A woman crossing the street looked back over her shoulder at the sky above St. Joseph’s Catholic Church. A jogger paused a few feet away and lifted his phone camera, while a man gesturing with his hands explained what was happening. It would be easy to miss what they saw, even if you are one who looks ahead instead of down at the sidewalk as I was when I stopped. It’s rare that any of us look upward.
Monarch butterflies trickled by the bell tower: one // twothreefour //// five // sixseven / eight // nineten… Against the blue sky, one or a pair or a trio would materialize, fly over, and disappear again into the blue above the schoolhouse across the street. It was not breezy, but they were buffeted, as if navigating a restless sea on a raft. “Imagine that for 4500 miles,” the woman exclaimed. “Glad I looked up.”
I strode on to Half Moon Used Books, where I found a copy of Maggie Nelson’s Bluets for the amount left on a giftcard I’d received at Christmas nine months earlier. Used bookshops affirm serendipity, and having teethed on the virtue of self-denial, I’m no good at just saying yes. Except that day, when I bought the book, and the owner, Jessica, and I joked about how well the paper giftcard had held up in my wallet. “Oh Bluets!” she said. “I loved that book. I hope you love it.”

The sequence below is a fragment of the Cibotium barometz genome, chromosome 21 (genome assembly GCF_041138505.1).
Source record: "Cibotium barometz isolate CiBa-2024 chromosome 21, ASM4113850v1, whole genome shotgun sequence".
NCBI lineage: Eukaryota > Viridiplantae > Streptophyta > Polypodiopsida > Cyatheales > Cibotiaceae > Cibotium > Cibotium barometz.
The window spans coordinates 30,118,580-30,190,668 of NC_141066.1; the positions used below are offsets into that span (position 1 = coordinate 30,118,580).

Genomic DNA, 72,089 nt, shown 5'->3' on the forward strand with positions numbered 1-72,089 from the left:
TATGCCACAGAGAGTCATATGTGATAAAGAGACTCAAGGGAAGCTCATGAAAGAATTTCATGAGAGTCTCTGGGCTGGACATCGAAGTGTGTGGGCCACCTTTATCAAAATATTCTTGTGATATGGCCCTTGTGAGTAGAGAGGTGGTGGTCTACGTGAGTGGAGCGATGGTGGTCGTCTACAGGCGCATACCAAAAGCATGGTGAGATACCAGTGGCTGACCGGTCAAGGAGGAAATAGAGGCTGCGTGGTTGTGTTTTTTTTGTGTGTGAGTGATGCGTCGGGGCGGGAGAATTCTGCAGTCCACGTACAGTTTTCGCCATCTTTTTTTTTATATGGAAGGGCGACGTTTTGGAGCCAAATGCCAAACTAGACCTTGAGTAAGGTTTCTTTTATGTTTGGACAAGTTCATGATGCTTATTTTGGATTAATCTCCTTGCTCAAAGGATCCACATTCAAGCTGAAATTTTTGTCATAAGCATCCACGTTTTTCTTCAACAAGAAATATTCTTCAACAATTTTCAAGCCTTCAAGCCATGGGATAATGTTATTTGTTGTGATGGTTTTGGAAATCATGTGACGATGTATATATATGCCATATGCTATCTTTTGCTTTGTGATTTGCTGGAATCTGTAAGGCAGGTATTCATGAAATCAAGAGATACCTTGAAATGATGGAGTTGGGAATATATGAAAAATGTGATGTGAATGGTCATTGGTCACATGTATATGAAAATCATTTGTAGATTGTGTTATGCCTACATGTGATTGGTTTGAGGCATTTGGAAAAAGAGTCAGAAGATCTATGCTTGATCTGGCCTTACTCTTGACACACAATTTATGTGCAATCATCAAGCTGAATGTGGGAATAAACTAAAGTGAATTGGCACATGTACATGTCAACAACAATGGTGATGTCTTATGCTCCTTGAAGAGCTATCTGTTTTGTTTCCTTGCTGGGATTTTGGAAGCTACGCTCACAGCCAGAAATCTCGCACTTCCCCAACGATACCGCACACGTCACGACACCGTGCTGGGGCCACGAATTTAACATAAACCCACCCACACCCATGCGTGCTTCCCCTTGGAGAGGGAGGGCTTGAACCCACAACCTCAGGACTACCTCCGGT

Nelson’s last sentence is, “When I was alive, I aimed to be a student not of longing but of light.”
On the walk home, I paused again at St. Joseph’s and looked up at the monarchs. Onetwo // three //// four /// fivesixseven // tossed around but not turning off. The ones who come back next spring will be the great grandchildren. I watched the bell tower until the stream dried up.
And then there was a Luna moth in the parking lot of the school. I’m not imagining this for effect, though no one was there with me to witness. It sailed by as I set out again, green after orange, yes after yes.
By Derek Furr
Derek Furr is the author of two mixed-genre collections, Suite For Three Voices and Semitones, and a book of literary criticism on poetry and performance. He grew up in rural North Carolina, taught public school in Virginia, and lives now with his family in the Hudson Valley, where he teaches literature and directs the MAT Program at Bard College.